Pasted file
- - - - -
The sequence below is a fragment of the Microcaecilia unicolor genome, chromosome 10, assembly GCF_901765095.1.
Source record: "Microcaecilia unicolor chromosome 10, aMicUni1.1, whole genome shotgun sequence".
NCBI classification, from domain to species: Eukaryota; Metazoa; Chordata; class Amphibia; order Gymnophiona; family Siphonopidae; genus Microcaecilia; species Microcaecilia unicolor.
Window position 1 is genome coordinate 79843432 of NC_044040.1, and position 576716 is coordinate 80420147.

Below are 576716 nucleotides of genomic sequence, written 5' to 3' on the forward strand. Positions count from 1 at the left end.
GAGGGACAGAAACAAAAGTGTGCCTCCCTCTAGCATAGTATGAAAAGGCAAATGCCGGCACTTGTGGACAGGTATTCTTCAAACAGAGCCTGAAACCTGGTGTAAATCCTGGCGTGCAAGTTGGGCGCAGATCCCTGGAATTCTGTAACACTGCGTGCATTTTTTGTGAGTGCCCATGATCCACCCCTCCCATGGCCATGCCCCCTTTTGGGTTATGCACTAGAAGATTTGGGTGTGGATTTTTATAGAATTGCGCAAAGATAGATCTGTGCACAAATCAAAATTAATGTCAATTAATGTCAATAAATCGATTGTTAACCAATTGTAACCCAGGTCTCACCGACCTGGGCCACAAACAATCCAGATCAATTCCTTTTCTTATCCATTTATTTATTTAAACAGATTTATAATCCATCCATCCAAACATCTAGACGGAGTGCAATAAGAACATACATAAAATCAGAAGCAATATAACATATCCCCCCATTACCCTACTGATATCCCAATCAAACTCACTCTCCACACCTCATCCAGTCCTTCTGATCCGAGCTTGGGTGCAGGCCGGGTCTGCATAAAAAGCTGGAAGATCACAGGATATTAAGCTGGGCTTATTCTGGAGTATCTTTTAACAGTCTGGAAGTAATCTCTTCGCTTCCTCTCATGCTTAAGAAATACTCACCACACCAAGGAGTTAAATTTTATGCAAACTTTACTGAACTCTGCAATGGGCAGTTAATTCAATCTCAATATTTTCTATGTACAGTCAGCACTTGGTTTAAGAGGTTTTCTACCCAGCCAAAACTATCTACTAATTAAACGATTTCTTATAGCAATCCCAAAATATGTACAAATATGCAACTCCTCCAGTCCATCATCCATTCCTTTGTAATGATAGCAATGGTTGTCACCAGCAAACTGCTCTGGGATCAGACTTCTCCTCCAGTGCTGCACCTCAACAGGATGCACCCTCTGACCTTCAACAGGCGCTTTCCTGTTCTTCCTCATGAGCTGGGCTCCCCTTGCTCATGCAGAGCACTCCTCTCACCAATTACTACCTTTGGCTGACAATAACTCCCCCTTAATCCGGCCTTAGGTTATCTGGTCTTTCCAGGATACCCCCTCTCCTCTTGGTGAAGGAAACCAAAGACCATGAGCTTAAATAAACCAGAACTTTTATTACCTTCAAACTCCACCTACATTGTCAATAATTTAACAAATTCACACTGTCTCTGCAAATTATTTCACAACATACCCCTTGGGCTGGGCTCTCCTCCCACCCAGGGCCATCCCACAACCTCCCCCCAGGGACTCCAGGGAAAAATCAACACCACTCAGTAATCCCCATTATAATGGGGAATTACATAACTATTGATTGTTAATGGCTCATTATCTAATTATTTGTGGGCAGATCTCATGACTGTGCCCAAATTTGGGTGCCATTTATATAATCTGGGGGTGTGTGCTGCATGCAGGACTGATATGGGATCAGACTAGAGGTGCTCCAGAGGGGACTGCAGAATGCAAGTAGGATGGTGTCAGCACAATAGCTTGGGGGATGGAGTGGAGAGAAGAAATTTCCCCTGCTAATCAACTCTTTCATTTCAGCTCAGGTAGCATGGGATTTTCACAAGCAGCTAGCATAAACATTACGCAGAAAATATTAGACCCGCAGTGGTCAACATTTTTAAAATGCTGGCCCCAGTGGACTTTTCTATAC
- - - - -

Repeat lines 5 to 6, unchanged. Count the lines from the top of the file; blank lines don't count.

Below are 576716 nucleotides of genomic sequence, written 5' to 3' on the forward strand. Positions count from 1 at the left end.
GAGGGACAGAAACAAAAGTGTGCCTCCCTCTAGCATAGTATGAAAAGGCAAATGCCGGCACTTGTGGACAGGTATTCTTCAAACAGAGCCTGAAACCTGGTGTAAATCCTGGCGTGCAAGTTGGGCGCAGATCCCTGGAATTCTGTAACACTGCGTGCATTTTTTGTGAGTGCCCATGATCCACCCCTCCCATGGCCATGCCCCCTTTTGGGTTATGCACTAGAAGATTTGGGTGTGGATTTTTATAGAATTGCGCAAAGATAGATCTGTGCACAAATCAAAATTAATGTCAATTAATGTCAATAAATCGATTGTTAACCAATTGTAACCCAGGTCTCACCGACCTGGGCCACAAACAATCCAGATCAATTCCTTTTCTTATCCATTTATTTATTTAAACAGATTTATAATCCATCCATCCAAACATCTAGACGGAGTGCAATAAGAACATACATAAAATCAGAAGCAATATAACATATCCCCCCATTACCCTACTGATATCCCAATCAAACTCACTCTCCACACCTCATCCAGTCCTTCTGATCCGAGCTTGGGTGCAGGCCGGGTCTGCATAAAAAGCTGGAAGATCACAGGATATTAAGCTGGGCTTATTCTGGAGTATCTTTTAACAGTCTGGAAGTAATCTCTTCGCTTCCTCTCATGCTTAAGAAATACTCACCACACCAAGGAGTTAAATTTTATGCAAACTTTACTGAACTCTGCAATGGGCAGTTAATTCAATCTCAATATTTTCTATGTACAGTCAGCACTTGGTTTAAGAGGTTTTCTACCCAGCCAAAACTATCTACTAATTAAACGATTTCTTATAGCAATCCCAAAATATGTACAAATATGCAACTCCTCCAGTCCATCATCCATTCCTTTGTAATGATAGCAATGGTTGTCACCAGCAAACTGCTCTGGGATCAGACTTCTCCTCCAGTGCTGCACCTCAACAGGATGCACCCTCTGACCTTCAACAGGCGCTTTCCTGTTCTTCCTCATGAGCTGGGCTCCCCTTGCTCATGCAGAGCACTCCTCTCACCAATTACTACCTTTGGCTGACAATAACTCCCCCTTAATCCGGCCTTAGGTTATCTGGTCTTTCCAGGATACCCCCTCTCCTCTTGGTGAAGGAAACCAAAGACCATGAGCTTAAATAAACCAGAACTTTTATTACCTTCAAACTCCACCTACATTGTCAATAATTTAACAAATTCACACTGTCTCTGCAAATTATTTCACAACATACCCCTTGGGCTGGGCTCTCCTCCCACCCAGGGCCATCCCACAACCTCCCCCCAGGGACTCCAGGGAAAAATCAACACCACTCAGTAATCCCCATTATAATGGGGAATTACATAACTATTGATTGTTAATGGCTCATTATCTAATTATTTGTGGGCAGATCTCATGACTGTGCCCAAATTTGGGTGCCATTTATATAATCTGGGGGTGTGTGCTGCATGCAGGACTGATATGGGATCAGACTAGAGGTGCTCCAGAGGGGACTGCAGAATGCAAGTAGGATGGTGTCAGCACAATAGCTTGGGGGATGGAGTGGAGAGAAGAAATTTCCCCTGCTAATCAACTCTTTCATTTCAGCTCAGGTAGCATGGGATTTTCACAAGCAGCTAGCATAAACATTACGCAGAAAATATTAGACCCGCAGTGGTCAACATTTTTAAAATGCTGGCCCCAGTGGACTTTTCTATAC